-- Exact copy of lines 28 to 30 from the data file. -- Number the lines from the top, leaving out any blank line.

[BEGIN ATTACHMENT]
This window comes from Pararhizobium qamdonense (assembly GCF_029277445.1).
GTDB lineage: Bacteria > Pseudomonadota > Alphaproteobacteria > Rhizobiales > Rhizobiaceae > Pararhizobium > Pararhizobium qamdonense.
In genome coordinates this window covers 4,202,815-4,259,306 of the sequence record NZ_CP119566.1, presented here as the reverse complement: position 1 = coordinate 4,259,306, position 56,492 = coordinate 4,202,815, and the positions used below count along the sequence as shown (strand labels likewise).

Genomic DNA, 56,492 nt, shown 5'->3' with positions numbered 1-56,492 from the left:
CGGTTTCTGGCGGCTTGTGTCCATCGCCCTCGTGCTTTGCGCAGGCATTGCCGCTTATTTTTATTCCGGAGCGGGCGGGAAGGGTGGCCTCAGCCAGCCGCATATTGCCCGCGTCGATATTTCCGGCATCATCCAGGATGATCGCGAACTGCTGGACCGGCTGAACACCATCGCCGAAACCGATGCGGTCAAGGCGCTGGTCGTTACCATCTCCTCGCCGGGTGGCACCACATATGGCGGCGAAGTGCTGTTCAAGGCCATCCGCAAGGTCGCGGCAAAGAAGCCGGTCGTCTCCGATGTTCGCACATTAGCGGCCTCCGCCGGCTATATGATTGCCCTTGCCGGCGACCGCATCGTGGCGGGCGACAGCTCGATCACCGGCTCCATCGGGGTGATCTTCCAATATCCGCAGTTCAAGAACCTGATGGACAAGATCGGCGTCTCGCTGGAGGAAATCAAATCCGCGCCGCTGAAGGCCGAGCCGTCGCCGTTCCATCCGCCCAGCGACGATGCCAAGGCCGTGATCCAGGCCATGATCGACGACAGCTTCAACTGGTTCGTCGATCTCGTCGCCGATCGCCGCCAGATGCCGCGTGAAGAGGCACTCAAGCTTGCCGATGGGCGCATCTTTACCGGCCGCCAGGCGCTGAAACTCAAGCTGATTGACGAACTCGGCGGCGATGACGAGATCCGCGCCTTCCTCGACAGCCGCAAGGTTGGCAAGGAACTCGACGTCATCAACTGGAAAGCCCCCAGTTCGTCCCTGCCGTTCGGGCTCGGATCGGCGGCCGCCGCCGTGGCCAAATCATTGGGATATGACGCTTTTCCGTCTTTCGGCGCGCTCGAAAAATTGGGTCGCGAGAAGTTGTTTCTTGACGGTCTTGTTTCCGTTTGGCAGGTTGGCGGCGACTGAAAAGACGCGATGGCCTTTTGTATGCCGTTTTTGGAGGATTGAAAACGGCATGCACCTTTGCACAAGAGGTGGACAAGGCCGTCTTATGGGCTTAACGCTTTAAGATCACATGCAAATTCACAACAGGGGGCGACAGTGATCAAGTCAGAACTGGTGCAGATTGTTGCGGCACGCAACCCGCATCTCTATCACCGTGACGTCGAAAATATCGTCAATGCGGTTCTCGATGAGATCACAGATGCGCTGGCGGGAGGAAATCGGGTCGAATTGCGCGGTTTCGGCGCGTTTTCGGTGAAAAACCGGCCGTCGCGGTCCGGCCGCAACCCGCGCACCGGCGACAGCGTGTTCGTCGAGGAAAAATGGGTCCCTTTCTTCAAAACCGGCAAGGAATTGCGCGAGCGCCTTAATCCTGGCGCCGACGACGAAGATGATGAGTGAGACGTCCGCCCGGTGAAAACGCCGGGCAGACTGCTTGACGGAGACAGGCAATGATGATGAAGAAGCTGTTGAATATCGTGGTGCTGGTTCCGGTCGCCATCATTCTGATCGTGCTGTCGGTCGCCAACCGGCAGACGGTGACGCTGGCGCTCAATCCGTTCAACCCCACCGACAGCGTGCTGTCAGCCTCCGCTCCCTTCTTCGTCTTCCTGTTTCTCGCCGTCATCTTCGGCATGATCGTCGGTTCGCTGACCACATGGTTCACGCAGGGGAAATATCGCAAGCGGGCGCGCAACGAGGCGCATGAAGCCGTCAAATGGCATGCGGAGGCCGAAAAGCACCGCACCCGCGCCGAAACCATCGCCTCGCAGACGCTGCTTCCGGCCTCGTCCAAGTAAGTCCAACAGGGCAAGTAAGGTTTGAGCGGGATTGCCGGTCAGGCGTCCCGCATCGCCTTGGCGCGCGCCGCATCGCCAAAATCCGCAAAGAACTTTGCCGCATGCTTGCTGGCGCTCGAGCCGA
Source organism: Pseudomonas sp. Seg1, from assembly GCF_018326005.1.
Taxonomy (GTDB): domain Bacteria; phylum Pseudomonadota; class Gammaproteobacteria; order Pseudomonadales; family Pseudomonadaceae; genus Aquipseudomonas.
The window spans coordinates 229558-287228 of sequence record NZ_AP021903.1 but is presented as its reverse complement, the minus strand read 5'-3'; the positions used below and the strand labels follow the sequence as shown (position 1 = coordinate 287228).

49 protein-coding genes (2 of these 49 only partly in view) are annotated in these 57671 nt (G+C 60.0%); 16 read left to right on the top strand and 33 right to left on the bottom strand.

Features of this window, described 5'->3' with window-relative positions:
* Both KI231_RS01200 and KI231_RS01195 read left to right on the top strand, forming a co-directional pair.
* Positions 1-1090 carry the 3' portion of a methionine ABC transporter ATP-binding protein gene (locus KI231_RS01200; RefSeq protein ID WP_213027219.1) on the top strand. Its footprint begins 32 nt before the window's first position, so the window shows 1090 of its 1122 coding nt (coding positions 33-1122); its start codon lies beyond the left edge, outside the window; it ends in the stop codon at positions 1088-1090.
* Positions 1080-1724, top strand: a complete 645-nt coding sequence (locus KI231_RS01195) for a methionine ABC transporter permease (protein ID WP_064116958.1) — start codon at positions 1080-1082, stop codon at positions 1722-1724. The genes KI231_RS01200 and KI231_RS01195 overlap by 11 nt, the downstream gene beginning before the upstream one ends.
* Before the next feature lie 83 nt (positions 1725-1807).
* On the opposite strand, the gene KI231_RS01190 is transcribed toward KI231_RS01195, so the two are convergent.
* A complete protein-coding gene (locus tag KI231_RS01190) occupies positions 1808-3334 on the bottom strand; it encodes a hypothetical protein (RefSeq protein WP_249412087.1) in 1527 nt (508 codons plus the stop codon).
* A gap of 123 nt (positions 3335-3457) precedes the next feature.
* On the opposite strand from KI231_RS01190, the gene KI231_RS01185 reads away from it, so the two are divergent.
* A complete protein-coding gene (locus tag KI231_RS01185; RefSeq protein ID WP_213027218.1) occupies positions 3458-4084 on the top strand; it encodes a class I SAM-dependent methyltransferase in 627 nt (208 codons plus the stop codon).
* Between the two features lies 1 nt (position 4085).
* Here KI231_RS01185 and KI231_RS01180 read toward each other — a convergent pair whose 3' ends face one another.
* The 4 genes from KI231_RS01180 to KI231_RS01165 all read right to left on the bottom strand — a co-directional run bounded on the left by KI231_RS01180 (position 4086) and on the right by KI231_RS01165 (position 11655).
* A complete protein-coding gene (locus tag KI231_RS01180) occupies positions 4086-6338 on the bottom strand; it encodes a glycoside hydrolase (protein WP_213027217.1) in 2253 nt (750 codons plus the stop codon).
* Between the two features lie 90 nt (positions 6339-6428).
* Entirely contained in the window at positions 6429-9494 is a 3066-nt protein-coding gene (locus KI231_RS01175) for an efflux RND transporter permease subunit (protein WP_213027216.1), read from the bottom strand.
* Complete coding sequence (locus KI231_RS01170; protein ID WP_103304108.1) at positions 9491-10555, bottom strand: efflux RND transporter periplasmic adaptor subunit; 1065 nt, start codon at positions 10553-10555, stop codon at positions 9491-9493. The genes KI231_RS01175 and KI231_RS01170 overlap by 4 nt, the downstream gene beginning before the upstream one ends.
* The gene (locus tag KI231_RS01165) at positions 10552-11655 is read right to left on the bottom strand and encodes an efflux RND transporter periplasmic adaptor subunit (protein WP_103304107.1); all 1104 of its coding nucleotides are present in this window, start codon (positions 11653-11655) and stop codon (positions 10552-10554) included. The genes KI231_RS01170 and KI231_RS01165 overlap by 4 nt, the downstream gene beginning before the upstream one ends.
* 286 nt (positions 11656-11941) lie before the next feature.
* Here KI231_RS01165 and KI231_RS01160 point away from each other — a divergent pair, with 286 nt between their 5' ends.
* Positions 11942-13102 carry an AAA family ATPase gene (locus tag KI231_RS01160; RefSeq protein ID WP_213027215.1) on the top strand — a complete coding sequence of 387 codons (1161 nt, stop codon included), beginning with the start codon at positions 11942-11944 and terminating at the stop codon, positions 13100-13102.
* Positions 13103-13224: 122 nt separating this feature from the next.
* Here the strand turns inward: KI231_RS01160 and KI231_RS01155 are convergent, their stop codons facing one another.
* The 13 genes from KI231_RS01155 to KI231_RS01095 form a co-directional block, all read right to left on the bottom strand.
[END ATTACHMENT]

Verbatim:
* 286 nt (positions 11656-11941) lie before the next feature.
* Here KI231_RS01165 and KI231_RS01160 point away from each other — a divergent pair, with 286 nt between their 5' ends.
* Positions 11942-13102 carry an AAA family ATPase gene (locus tag KI231_RS01160; RefSeq protein ID WP_213027215.1) on the top strand — a complete coding sequence of 387 codons (1161 nt, stop codon included), beginning with the start codon at positions 11942-11944 and terminating at the stop codon, positions 13100-13102.